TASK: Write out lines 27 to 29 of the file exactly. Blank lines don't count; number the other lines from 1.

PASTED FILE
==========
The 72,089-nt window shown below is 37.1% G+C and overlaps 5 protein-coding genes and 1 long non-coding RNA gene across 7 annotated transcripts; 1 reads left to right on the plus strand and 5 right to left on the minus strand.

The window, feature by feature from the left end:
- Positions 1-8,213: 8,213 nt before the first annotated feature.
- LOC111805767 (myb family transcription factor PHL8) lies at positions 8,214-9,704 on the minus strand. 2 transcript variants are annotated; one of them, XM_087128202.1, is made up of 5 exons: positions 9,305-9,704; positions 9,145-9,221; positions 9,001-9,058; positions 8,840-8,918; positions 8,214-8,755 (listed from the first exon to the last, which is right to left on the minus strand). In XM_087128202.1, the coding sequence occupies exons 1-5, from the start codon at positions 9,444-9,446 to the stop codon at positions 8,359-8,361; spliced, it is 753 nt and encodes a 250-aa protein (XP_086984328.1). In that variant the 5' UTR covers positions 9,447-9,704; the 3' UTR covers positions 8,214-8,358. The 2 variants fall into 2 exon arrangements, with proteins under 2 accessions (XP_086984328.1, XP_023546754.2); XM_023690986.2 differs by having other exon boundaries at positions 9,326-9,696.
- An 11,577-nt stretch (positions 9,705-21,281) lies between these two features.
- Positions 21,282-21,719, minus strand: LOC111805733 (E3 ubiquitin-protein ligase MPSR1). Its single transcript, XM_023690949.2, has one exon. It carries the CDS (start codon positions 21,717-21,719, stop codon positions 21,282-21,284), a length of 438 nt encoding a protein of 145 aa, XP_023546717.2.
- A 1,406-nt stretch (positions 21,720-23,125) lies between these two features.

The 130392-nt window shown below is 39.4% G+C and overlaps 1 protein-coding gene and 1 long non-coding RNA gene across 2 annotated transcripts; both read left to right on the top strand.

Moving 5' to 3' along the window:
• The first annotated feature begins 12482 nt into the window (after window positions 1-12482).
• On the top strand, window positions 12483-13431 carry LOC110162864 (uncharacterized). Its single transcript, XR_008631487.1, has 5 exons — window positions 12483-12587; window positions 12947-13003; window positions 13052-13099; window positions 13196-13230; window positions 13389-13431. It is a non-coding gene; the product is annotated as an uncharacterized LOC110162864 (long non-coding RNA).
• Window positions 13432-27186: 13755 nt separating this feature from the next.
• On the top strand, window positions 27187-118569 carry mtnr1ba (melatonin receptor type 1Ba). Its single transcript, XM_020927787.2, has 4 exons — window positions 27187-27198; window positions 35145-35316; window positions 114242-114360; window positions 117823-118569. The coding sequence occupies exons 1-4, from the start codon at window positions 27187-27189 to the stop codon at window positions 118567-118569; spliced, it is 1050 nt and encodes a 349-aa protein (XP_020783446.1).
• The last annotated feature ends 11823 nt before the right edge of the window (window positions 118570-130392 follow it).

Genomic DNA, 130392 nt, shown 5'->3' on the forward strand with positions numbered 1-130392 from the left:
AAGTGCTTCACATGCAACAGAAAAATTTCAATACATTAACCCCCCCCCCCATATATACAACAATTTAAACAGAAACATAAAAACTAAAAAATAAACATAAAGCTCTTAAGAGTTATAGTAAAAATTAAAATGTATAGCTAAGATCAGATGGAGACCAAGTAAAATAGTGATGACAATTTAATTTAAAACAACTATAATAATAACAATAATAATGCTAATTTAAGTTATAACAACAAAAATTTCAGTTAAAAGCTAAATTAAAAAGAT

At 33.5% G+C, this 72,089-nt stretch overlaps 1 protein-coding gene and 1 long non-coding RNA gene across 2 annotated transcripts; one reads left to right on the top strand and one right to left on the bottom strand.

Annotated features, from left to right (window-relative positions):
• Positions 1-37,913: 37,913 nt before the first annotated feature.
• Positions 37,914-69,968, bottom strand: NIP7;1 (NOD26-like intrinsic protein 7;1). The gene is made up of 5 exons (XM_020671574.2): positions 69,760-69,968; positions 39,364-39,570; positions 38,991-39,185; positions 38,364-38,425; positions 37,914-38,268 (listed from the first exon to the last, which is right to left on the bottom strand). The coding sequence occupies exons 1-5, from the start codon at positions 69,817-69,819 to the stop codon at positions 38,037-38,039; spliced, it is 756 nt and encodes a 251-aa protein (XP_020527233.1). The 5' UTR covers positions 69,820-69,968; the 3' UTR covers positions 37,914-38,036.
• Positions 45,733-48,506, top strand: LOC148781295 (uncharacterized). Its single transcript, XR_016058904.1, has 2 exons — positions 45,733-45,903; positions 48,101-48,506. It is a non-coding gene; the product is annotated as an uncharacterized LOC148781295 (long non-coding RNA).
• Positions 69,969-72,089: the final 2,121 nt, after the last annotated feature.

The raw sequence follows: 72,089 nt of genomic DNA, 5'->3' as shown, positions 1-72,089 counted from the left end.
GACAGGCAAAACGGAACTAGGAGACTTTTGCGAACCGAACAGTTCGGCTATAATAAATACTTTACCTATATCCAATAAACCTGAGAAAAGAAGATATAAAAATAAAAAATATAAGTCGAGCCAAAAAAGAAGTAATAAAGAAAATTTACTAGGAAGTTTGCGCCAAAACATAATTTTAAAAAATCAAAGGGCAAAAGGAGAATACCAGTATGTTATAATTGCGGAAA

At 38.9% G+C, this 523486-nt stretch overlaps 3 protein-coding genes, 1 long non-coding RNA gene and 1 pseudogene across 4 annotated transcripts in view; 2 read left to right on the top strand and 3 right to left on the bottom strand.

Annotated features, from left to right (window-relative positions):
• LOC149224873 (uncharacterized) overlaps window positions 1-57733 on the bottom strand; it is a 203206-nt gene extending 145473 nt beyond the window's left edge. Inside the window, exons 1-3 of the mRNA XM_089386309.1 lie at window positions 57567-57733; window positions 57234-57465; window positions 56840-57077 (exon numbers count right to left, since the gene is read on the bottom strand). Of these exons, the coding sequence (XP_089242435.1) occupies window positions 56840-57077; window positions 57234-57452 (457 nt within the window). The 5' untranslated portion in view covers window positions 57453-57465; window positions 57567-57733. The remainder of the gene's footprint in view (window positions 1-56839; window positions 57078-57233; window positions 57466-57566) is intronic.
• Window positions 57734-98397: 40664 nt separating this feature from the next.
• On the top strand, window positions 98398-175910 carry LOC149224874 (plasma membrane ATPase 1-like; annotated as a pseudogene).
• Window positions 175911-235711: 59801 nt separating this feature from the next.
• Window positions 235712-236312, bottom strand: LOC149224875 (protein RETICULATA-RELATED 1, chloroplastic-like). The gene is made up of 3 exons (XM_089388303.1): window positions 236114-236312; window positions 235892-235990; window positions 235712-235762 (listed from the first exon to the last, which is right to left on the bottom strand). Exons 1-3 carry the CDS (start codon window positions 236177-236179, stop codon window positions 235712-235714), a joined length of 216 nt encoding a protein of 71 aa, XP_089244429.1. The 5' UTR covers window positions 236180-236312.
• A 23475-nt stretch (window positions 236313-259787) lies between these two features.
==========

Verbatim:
• LOC149224873 (uncharacterized) overlaps window positions 1-57733 on the bottom strand; it is a 203206-nt gene extending 145473 nt beyond the window's left edge. Inside the window, exons 1-3 of the mRNA XM_089386309.1 lie at window positions 57567-57733; window positions 57234-57465; window positions 56840-57077 (exon numbers count right to left, since the gene is read on the bottom strand). Of these exons, the coding sequence (XP_089242435.1) occupies window positions 56840-57077; window positions 57234-57452 (457 nt within the window). The 5' untranslated portion in view covers window positions 57453-57465; window positions 57567-57733. The remainder of the gene's footprint in view (window positions 1-56839; window positions 57078-57233; window positions 57466-57566) is intronic.
• Window positions 57734-98397: 40664 nt separating this feature from the next.
• On the top strand, window positions 98398-175910 carry LOC149224874 (plasma membrane ATPase 1-like; annotated as a pseudogene).